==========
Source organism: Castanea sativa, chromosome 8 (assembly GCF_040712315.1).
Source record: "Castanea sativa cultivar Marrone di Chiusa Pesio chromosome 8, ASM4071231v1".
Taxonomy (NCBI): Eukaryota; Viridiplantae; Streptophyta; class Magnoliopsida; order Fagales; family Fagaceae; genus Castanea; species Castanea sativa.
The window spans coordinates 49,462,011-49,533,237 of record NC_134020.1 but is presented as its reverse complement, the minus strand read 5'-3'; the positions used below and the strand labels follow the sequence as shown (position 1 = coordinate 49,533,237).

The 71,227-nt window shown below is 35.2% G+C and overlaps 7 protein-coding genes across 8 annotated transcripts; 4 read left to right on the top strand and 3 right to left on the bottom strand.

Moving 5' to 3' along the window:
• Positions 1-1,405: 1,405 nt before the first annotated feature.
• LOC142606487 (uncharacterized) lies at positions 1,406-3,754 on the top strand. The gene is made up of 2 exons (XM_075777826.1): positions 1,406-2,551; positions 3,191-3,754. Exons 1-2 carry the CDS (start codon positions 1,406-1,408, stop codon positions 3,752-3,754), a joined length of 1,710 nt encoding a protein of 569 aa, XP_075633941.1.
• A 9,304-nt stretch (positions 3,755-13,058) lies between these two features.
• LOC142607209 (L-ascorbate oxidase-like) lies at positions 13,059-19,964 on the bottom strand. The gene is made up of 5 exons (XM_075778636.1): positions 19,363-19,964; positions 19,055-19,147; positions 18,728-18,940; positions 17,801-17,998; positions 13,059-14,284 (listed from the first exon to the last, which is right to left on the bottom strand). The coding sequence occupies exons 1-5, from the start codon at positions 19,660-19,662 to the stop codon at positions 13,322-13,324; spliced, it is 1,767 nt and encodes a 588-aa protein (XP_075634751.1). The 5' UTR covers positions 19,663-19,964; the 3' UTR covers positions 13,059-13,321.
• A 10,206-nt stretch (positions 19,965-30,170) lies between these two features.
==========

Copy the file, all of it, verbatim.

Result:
Source organism: Castanea sativa, chromosome 8 (assembly GCF_040712315.1).
Source record: "Castanea sativa cultivar Marrone di Chiusa Pesio chromosome 8, ASM4071231v1".
Taxonomy (NCBI): Eukaryota; Viridiplantae; Streptophyta; class Magnoliopsida; order Fagales; family Fagaceae; genus Castanea; species Castanea sativa.
The window spans coordinates 49,462,011-49,533,237 of record NC_134020.1 but is presented as its reverse complement, the minus strand read 5'-3'; the positions used below and the strand labels follow the sequence as shown (position 1 = coordinate 49,533,237).

The 71,227-nt window shown below is 35.2% G+C and overlaps 7 protein-coding genes across 8 annotated transcripts; 4 read left to right on the top strand and 3 right to left on the bottom strand.

Moving 5' to 3' along the window:
• Positions 1-1,405: 1,405 nt before the first annotated feature.
• LOC142606487 (uncharacterized) lies at positions 1,406-3,754 on the top strand. The gene is made up of 2 exons (XM_075777826.1): positions 1,406-2,551; positions 3,191-3,754. Exons 1-2 carry the CDS (start codon positions 1,406-1,408, stop codon positions 3,752-3,754), a joined length of 1,710 nt encoding a protein of 569 aa, XP_075633941.1.
• A 9,304-nt stretch (positions 3,755-13,058) lies between these two features.
• LOC142607209 (L-ascorbate oxidase-like) lies at positions 13,059-19,964 on the bottom strand. The gene is made up of 5 exons (XM_075778636.1): positions 19,363-19,964; positions 19,055-19,147; positions 18,728-18,940; positions 17,801-17,998; positions 13,059-14,284 (listed from the first exon to the last, which is right to left on the bottom strand). The coding sequence occupies exons 1-5, from the start codon at positions 19,660-19,662 to the stop codon at positions 13,322-13,324; spliced, it is 1,767 nt and encodes a 588-aa protein (XP_075634751.1). The 5' UTR covers positions 19,663-19,964; the 3' UTR covers positions 13,059-13,321.
• A 10,206-nt stretch (positions 19,965-30,170) lies between these two features.